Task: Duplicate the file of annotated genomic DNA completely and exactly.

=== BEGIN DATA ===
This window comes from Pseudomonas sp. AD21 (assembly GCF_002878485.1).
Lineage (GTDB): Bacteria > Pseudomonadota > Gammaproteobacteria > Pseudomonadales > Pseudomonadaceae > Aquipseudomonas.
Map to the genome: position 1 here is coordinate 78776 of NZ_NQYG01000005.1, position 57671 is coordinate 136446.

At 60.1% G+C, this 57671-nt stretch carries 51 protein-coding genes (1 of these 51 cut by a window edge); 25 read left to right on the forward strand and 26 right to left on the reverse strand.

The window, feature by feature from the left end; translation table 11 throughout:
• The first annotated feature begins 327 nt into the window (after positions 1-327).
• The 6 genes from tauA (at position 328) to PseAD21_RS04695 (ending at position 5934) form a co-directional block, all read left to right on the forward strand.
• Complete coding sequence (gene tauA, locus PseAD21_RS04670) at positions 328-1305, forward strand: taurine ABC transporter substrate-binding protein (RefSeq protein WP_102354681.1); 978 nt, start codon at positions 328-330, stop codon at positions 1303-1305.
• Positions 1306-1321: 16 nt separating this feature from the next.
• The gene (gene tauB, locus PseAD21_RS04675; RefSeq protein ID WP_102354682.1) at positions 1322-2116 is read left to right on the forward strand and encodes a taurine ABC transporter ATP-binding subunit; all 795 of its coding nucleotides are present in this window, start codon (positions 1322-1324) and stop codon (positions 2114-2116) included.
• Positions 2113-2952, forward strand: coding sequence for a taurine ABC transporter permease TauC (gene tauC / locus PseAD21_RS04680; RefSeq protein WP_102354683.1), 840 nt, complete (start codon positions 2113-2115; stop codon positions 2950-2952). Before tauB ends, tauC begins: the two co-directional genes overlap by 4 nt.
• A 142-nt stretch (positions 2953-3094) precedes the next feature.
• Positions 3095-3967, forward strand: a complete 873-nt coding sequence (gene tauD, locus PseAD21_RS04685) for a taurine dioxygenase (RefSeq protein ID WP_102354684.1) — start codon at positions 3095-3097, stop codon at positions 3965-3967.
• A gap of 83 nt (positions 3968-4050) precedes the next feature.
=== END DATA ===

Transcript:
This window comes from Pseudomonas sp. AD21 (assembly GCF_002878485.1).
Lineage (GTDB): Bacteria > Pseudomonadota > Gammaproteobacteria > Pseudomonadales > Pseudomonadaceae > Aquipseudomonas.
Map to the genome: position 1 here is coordinate 78776 of NZ_NQYG01000005.1, position 57671 is coordinate 136446.

At 60.1% G+C, this 57671-nt stretch carries 51 protein-coding genes (1 of these 51 cut by a window edge); 25 read left to right on the forward strand and 26 right to left on the reverse strand.

The window, feature by feature from the left end; translation table 11 throughout:
• The first annotated feature begins 327 nt into the window (after positions 1-327).
• The 6 genes from tauA (at position 328) to PseAD21_RS04695 (ending at position 5934) form a co-directional block, all read left to right on the forward strand.
• Complete coding sequence (gene tauA, locus PseAD21_RS04670) at positions 328-1305, forward strand: taurine ABC transporter substrate-binding protein (RefSeq protein WP_102354681.1); 978 nt, start codon at positions 328-330, stop codon at positions 1303-1305.
• Positions 1306-1321: 16 nt separating this feature from the next.
• The gene (gene tauB, locus PseAD21_RS04675; RefSeq protein ID WP_102354682.1) at positions 1322-2116 is read left to right on the forward strand and encodes a taurine ABC transporter ATP-binding subunit; all 795 of its coding nucleotides are present in this window, start codon (positions 1322-1324) and stop codon (positions 2114-2116) included.
• Positions 2113-2952, forward strand: coding sequence for a taurine ABC transporter permease TauC (gene tauC / locus PseAD21_RS04680; RefSeq protein WP_102354683.1), 840 nt, complete (start codon positions 2113-2115; stop codon positions 2950-2952). Before tauB ends, tauC begins: the two co-directional genes overlap by 4 nt.
• A 142-nt stretch (positions 2953-3094) precedes the next feature.
• Positions 3095-3967, forward strand: a complete 873-nt coding sequence (gene tauD, locus PseAD21_RS04685) for a taurine dioxygenase (RefSeq protein ID WP_102354684.1) — start codon at positions 3095-3097, stop codon at positions 3965-3967.
• A gap of 83 nt (positions 3968-4050) precedes the next feature.